Feast Day–August 28
Very few men have had such an impact on Christianity as St. Augustine. He was born in AD 354 in North Africa, at that time a strong and dynamic Christian region. His father was a prominent pagan, but his mother, Monica, was a devout Christian. She intended that Augustine be baptized, but in his adolescence he distanced himself from the Church and did not want to be baptized. He studied Latin literature and became a follower of an esoteric philosophy known as Manichaeism.
He had a mistress with whom he lived for fifteen years. She bore him a son, but he later broke off with her while living in Milan, where they had gone because he had been given a teaching position there. He found himself gradually more attracted to Christianity as he listened to the preaching of St. Ambrose, the bishop of Milan. But he resisted conversion, though his mother prayed persistently for him.
In a book entitled The Confessions, written in his later years as a spiritual and theological reflection on his life, Augustine describes the final steps to his conversion. He had felt the tension between attachment to his sinful ways and attraction to Christ and the Gospel. One day in the year 386, he went crying into the garden of the house where he was staying with friends. He was weeping because of his inability to make a decision for conversion. But then he heard the voice of a child from a neighboring house singing the refrain, “Take it and read, take it and read.” He picked up the Letters of St. Paul and read the first passage his eyes fell upon: “not in orgies and drunkenness, not in promiscuity and licentiousness, not in rivalry and jealousy. But put on the Lord Jesus Christ, and make no provision for the desires of the flesh” (Rom 13:13- 14). Augustine recognized the grace of God in this reading and embraced conversion.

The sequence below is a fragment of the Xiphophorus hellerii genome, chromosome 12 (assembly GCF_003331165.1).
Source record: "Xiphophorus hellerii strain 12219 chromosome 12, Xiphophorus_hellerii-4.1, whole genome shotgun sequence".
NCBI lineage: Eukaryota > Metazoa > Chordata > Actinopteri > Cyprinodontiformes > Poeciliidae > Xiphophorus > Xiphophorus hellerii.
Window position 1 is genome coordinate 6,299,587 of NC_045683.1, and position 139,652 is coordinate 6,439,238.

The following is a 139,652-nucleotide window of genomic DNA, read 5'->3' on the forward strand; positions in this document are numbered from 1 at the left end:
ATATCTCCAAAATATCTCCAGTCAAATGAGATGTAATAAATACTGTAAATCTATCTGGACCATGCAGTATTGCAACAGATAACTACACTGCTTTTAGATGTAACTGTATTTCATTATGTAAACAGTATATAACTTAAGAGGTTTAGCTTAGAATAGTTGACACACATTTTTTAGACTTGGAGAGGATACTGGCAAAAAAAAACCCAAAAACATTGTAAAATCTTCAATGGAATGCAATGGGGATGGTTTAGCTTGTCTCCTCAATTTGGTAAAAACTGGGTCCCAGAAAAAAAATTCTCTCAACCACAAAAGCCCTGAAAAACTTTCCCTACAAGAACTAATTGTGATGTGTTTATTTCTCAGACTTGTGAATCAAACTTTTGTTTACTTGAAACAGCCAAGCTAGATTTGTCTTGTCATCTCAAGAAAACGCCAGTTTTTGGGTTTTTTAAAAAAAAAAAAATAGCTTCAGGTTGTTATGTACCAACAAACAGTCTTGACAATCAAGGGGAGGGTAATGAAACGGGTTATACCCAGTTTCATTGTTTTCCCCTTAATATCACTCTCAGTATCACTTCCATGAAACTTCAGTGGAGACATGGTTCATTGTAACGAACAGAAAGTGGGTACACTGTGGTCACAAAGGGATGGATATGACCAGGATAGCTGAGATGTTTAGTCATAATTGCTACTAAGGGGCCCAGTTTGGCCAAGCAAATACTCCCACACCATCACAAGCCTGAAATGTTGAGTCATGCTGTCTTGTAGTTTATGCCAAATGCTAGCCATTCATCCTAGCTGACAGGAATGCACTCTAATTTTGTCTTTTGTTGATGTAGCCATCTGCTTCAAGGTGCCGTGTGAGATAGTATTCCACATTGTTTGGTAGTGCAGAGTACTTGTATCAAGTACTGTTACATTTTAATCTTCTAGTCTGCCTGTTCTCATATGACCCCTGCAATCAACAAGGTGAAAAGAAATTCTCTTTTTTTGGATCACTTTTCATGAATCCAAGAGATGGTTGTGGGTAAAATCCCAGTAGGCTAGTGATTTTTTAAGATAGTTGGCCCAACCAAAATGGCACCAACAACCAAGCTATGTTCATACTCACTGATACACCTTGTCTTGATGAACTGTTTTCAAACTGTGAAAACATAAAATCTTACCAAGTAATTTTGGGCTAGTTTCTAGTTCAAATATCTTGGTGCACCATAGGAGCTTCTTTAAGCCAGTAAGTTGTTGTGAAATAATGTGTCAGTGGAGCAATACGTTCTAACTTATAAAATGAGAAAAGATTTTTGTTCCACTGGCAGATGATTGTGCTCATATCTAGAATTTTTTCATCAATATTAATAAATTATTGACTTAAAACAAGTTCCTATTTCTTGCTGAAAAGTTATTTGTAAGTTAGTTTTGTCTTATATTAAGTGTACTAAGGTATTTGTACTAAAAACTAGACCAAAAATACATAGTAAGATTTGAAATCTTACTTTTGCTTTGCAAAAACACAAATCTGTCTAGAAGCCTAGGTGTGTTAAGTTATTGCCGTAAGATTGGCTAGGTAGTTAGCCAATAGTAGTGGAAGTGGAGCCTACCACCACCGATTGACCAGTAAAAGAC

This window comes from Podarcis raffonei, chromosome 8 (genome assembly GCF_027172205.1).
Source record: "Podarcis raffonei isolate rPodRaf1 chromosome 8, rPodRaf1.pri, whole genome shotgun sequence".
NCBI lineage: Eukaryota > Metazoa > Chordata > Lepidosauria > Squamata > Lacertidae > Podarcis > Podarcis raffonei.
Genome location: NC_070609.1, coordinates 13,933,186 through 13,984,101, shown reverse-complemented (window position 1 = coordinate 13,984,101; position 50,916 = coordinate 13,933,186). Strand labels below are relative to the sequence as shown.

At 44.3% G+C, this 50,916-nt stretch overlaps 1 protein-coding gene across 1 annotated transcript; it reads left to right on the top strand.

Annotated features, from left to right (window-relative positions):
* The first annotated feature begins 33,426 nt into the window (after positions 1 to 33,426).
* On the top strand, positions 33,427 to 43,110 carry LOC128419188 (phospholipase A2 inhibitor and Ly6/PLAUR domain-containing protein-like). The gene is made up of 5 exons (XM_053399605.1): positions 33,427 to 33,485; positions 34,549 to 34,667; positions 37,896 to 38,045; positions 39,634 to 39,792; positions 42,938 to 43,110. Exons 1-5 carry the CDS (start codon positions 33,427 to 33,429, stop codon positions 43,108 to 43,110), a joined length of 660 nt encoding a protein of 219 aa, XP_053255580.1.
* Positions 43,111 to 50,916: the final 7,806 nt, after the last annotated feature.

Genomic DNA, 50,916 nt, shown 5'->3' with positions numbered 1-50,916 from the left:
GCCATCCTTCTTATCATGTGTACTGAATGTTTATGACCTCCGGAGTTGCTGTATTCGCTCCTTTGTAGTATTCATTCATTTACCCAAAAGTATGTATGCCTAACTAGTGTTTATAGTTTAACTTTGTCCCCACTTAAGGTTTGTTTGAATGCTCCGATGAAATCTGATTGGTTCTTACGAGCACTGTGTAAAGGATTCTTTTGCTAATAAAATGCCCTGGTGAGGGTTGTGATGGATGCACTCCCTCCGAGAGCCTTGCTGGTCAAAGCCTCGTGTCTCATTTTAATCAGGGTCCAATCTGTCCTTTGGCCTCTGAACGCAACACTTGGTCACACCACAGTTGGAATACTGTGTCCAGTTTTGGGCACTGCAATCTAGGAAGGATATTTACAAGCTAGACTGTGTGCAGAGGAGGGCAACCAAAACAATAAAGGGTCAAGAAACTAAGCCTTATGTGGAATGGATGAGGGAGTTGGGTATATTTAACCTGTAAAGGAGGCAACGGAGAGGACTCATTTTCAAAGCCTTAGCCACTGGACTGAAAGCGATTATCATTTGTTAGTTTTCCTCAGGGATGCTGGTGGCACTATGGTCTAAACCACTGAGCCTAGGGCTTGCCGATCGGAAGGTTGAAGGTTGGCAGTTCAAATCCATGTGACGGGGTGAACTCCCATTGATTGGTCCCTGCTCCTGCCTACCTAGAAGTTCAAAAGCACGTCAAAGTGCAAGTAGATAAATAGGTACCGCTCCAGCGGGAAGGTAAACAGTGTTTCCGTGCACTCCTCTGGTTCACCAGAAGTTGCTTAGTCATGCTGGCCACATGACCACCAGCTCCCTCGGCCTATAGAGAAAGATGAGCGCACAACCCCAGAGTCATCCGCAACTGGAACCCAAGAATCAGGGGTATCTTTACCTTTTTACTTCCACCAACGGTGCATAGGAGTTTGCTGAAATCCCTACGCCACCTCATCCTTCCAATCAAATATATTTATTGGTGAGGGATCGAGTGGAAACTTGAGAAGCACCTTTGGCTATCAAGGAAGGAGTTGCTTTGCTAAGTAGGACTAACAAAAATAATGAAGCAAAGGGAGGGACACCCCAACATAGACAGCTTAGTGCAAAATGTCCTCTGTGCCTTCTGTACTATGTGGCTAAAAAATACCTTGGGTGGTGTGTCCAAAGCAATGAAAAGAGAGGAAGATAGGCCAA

He was baptized by St. Ambrose in 387 and returned to North Africa in 388. In 391, while visiting the town of Hippo, he was urged by the Christian population to become a priest; he accepted, though reluctantly. In 395 he became bishop of Hippo. As a Christian, priest, and bishop, he wrote numerous books to explain and defend Christian doctrine. His homilies and sermons were written down, and they witness to the depth and power of his preaching. He died in 430.
Augustine knew the damaging effects of sin. In The Confessions, he admits his own sinfulness even as a boy: “Many and many a time I lied to my tutor, my masters, and my parents, because I wanted to play games or watch some futile show or was impatient to imitate what I saw on the
stage.” But he also experienced the greater power of grace, of God’s enabling us to overcome sin and accept the Gospel of his Son. St. Augustine knew God’s mercy in the forgiveness of sins gained for us by Jesus Christ.
Today Catholics encounter this same mercy and forgiveness in the Sacrament of Penance.
This article is an excerpt from the United States Catholic Catechism for Adults (Washington, DC: USCCB, 2006) 233-234.
Copyright © 2006, United States Conference of Catholic Bishops, Washington DC. All rights reserved.
Image: Initial L: The Baptism of Saint Augustine, Master of the Osservanza, The J. Paul Getty Museum